Recovery of fish after implementing better management of effluent or following the closure of pulp mills is not well studied. Results from existing studies suggest the predominant responses observed during the operation of mills would predict a pathway of recovery, but this hypothesis has not been tested at mills with variable effects on fish. Multiple studies done at a mill in northern Ontario showed variable responses in white sucker (Catostomus commersoni), including effects on reproductive endpoints. Data from most years failed, however, to meet strict definitions of response patterns used in Environmental Effects Monitoring. After the permanent closure of the mill in 2006, white sucker were collected in 2011 to determine the status of fish. We predicted that no effects would be observed in white sucker after the mill's closure. Five years after the closure of the mill, however, female white sucker showed statistical food limitation. Males showed a similar trend, but fewer statistical differences. These changes, coupled with reduced catch rates, have not been previously observed downstream of this mill. Our results suggest that recovery of fish after the closure of mills may not be clearly associated with effects found during operation. The absence of recovery after closure may more broadly suggest relevance of effects of operational mills.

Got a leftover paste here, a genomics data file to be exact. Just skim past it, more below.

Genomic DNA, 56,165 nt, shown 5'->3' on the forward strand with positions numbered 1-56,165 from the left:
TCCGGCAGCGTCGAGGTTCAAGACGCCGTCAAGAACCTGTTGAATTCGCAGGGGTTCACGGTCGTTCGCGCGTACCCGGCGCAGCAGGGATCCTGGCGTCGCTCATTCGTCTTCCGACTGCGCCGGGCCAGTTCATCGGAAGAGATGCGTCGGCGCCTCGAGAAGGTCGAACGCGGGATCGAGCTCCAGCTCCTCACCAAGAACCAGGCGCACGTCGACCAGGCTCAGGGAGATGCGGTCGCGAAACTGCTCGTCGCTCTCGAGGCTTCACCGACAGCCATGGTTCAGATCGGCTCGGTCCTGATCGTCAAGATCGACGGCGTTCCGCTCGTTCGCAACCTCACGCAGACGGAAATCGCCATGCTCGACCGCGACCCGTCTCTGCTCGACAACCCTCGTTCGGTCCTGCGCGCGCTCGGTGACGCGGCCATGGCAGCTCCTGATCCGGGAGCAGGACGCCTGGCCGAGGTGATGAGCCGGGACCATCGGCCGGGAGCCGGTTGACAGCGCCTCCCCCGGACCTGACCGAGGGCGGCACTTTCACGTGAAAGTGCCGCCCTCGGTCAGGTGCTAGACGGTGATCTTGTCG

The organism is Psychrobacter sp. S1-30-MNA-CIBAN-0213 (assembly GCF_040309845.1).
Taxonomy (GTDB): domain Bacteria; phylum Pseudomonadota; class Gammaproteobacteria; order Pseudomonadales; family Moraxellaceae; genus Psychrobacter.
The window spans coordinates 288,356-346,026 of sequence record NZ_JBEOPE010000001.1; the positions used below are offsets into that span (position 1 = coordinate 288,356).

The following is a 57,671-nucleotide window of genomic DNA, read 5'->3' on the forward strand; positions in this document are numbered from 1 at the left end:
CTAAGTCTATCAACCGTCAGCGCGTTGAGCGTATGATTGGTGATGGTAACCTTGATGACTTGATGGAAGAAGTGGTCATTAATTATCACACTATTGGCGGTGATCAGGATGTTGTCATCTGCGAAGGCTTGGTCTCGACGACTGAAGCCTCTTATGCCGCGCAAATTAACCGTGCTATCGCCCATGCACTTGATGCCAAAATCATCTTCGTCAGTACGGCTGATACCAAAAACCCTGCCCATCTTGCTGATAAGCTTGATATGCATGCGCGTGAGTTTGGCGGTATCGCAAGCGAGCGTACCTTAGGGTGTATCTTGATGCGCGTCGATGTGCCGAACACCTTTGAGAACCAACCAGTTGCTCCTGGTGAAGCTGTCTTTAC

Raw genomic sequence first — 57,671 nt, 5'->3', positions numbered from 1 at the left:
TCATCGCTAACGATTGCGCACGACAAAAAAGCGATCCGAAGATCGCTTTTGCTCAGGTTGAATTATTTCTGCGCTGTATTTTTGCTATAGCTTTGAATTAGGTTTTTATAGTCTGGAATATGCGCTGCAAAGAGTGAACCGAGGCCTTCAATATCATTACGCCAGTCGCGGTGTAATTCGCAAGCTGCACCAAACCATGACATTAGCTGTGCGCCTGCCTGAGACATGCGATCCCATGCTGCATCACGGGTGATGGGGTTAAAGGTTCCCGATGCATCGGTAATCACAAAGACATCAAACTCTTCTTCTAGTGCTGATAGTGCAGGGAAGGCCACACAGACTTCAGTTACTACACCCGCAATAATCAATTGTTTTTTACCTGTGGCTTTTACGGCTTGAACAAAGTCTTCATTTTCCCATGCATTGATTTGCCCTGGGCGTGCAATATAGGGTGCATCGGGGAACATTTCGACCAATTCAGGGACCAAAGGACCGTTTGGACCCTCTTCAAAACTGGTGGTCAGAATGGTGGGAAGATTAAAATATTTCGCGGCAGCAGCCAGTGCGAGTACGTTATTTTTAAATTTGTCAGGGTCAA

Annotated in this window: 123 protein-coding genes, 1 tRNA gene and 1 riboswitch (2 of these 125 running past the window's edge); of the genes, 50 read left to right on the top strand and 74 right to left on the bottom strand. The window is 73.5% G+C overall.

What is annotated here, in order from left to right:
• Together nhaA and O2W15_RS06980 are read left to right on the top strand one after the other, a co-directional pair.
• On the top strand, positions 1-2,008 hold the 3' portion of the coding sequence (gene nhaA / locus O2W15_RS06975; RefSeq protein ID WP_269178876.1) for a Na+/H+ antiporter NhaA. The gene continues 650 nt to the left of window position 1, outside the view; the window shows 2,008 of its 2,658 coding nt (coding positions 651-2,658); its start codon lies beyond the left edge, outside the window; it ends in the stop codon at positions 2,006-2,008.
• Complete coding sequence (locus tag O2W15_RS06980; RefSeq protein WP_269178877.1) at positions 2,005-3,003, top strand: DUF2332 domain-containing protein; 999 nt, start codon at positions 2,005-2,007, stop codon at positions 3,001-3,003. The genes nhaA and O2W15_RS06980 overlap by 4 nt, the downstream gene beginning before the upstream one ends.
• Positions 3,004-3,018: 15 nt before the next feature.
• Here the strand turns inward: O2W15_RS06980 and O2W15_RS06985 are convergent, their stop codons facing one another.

- pulp mills
- white sucker
- First received 4 August 2014.
- Accepted in revised form 28 October 2014.
- © IWA Publishing 2015